Friday 19 August 2022


Author Larry Beinhart - The Deal Goes Down and a lot more besides - answers a few questions on his reading and writing habits ...

Is the writing full time, part time, a sideline?

            Full time whenever I think I can make it pay.


Is there a day job?

            Writing is the day job.  


Can you offer us a potted biography of yourself?

            Is that a marijuana reference?

            If so, I have to say, weed's not my thing. When I was young, in order to beg off, I'd declaim that I was saving my body for hard drugs. Of course, that wasn't true either.

            Does it mean boiled down and stuffed in a mason jar?

            Grew up in Fort Greene, Brooklyn. Went to SUNY Binghamton where I found out that white people were a majority group. Then SUNY Stony Brook. Co-wrote a screenplay, No Place to Hide, a super low budget indie. I thought the worst thing about it was the script so I stopped writing. Became a grip, gaffer, and film production manager. Hitch-hiked to Miami. Started a commercial film company. Left it to my partner. Back to New York. Worked mostly for a political consultant doing TV & radio. Got unemployment insurance, which I took to be a New York state grant to the arts. Wrote a book. Won an Edgar. 

*I’m about to read The Deal Goes Down.  Can you pitch it to a potential reader in 50 words or less?


"Beinhart brilliantly drags Chandler to the tangled woods of the Catskill Mountains, resulting in a first rate - and first - noir-murder-Buddhist-comic-Woodstock-thriller. Fantastic fun."

            24 words. From Shalom Auslander. He has a cameo in the book.

 (*Read it. Loved it! Thoughts here.) 

Do you have a typical writing schedule?

            It depends on circumstances. Contracted, employed, deadline, seasonal sports (tennis usually means play in the AM, write PM, winter I have to ski 2 or 3 full days a week), family issues.

            Before I had a family, it was out for breakfast, come back, imagine home was an office, write 5 pages, go do something else.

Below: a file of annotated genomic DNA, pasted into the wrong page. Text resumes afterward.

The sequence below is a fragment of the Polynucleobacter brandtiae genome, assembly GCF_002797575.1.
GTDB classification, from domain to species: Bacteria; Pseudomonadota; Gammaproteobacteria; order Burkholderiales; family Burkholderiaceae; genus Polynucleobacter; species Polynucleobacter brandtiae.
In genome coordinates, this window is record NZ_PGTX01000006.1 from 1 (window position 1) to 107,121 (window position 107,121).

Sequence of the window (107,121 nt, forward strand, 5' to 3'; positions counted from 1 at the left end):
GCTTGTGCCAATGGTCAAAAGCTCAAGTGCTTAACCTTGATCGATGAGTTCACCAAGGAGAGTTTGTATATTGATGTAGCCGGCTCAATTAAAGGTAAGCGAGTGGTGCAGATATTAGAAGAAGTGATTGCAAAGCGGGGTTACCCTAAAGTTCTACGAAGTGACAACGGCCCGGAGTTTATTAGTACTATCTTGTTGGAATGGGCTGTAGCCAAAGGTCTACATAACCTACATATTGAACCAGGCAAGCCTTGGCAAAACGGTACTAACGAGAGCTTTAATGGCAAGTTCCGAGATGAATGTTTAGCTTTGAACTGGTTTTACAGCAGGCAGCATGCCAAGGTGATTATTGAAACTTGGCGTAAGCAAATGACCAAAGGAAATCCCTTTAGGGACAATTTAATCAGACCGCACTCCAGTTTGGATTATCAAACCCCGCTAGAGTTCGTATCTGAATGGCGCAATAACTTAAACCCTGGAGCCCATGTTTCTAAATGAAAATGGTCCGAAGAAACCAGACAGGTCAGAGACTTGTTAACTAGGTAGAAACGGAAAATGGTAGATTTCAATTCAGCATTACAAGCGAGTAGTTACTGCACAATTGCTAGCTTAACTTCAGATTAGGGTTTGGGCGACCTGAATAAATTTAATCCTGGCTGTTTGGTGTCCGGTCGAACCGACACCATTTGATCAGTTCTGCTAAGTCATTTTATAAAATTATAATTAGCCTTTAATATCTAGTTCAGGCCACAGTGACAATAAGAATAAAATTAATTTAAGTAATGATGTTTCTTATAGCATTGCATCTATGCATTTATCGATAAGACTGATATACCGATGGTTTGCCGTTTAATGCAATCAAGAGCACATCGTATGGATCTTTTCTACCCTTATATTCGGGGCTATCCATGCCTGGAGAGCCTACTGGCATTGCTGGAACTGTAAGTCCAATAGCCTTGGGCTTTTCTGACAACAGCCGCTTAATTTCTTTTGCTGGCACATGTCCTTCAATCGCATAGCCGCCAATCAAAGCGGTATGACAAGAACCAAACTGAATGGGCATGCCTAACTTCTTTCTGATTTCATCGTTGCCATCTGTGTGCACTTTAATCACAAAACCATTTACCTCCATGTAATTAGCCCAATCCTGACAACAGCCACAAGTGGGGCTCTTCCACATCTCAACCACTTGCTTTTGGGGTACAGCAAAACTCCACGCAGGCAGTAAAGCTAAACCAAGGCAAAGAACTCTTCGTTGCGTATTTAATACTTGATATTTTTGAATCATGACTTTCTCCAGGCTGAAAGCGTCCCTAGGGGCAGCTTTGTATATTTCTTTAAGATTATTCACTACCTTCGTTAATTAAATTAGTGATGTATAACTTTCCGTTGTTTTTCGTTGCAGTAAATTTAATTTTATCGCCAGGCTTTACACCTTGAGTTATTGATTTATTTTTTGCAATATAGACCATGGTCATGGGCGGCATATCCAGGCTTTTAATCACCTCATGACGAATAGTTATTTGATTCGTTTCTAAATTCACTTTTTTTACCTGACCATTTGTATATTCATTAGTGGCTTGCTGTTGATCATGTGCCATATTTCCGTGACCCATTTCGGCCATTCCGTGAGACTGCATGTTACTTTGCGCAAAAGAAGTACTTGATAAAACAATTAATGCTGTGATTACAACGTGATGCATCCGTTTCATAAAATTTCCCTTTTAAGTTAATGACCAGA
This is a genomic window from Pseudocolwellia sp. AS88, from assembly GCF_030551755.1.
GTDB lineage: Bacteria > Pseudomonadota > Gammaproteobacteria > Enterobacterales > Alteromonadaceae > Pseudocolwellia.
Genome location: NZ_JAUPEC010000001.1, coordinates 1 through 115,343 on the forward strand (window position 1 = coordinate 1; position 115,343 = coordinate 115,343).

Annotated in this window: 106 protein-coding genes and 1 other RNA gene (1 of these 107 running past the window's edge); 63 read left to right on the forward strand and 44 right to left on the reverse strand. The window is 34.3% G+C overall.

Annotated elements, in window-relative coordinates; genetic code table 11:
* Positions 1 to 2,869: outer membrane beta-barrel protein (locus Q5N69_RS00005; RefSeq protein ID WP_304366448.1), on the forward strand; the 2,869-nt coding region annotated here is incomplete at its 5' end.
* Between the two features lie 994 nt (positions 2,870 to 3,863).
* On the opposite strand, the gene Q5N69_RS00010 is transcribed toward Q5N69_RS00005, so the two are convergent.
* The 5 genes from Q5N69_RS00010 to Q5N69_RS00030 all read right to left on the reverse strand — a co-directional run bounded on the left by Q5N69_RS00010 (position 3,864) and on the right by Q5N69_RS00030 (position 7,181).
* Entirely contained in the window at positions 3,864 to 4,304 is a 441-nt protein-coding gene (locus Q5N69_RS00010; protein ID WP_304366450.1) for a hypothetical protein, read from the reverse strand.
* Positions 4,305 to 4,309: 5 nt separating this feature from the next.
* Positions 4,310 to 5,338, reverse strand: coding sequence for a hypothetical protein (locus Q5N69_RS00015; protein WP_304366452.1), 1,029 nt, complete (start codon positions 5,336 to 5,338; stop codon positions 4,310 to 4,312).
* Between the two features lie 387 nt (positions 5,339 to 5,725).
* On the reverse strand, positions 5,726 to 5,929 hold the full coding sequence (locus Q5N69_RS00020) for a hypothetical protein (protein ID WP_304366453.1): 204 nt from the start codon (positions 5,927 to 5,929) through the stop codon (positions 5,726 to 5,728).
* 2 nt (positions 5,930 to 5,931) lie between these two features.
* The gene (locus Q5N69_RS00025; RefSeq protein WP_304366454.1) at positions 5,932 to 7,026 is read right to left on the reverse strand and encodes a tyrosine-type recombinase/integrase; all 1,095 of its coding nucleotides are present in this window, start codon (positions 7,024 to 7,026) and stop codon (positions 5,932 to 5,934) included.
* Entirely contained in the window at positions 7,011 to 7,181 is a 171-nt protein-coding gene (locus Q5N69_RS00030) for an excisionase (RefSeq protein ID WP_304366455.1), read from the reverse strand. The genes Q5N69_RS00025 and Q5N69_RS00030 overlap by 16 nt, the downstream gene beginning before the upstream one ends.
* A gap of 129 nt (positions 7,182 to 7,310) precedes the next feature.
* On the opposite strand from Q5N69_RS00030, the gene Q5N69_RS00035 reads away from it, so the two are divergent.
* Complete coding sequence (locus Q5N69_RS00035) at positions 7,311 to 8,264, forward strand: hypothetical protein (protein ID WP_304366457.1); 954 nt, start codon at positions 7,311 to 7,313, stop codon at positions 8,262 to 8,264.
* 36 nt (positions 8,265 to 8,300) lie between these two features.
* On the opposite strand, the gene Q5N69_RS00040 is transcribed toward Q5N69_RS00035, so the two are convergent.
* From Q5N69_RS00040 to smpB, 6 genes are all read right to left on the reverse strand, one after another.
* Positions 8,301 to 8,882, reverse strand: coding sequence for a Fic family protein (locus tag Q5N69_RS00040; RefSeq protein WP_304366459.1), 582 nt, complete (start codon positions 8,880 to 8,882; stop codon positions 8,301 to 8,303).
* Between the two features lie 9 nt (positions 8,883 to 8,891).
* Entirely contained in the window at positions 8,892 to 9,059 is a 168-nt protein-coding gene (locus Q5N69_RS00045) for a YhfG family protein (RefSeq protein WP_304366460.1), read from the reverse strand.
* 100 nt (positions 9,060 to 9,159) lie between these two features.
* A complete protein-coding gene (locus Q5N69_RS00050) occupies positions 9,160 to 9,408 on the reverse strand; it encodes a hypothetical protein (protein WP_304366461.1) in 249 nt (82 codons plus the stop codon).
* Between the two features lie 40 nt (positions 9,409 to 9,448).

Actually, I think this last book was sort of written that way. Except I wrote most of it by hand, with a pen in a notebook, at the local coffee shop. Never did either of those before.


When you have an idea and you sit down to construct your story – do you know what the end result is roughly going to look like?

            I think it's best to do so. Else you could get stuck in Eureka, Kansas when you want to surf in Malibu. That doesn't mean it can't change. It often does, but it's best to plan your trip so that it gets you - after great difficulties - to that great destination.  

 Are you a plotter, or do you make it up as you go along?

            A blend. It varies every book.

            Narrative is, in essence, about going somewhere to achieve something.

            That has to be there in the overarching structure. It has to be there in every segment. Get to a goal, get to a goal.

            It is possible to do that totally mechanically. Many books done that way are very successful. The Da Vinci Code is a perfect example.

             My preference is to pretend the characters are just like real people. Who act for realistic motives in a reasonably realistic world. And, once launched, are consistent with themselves.

            I think that has to mean that even if you have a master plan to get your characters from Boston to London through Mexico City and Istanbul and have three killings along the way, each based on a favourite film scene, except that each fails this time, you're going to have to work out a lot of things to make it happen credibly. (Provided you care about credibly). As you do that, it creates new limitations and new possibilities, new things that you must do and certain things you can no longer do.

             A couple of writers I like told me they made it up as they went along, Bob Leuci and Elmore Leonard. Let the characters do the walking.

            This book, The Deal Goes Down, is closest I've gotten. Once I started the main characters up, their desires and needs drove the action forward.

 Are there any subjects off limits?

            Never thought of it. At least not in those terms.

            I wouldn't do a plot whose resolution rests on the revelation that someone was molested as a child. But that's a "not that again" reaction.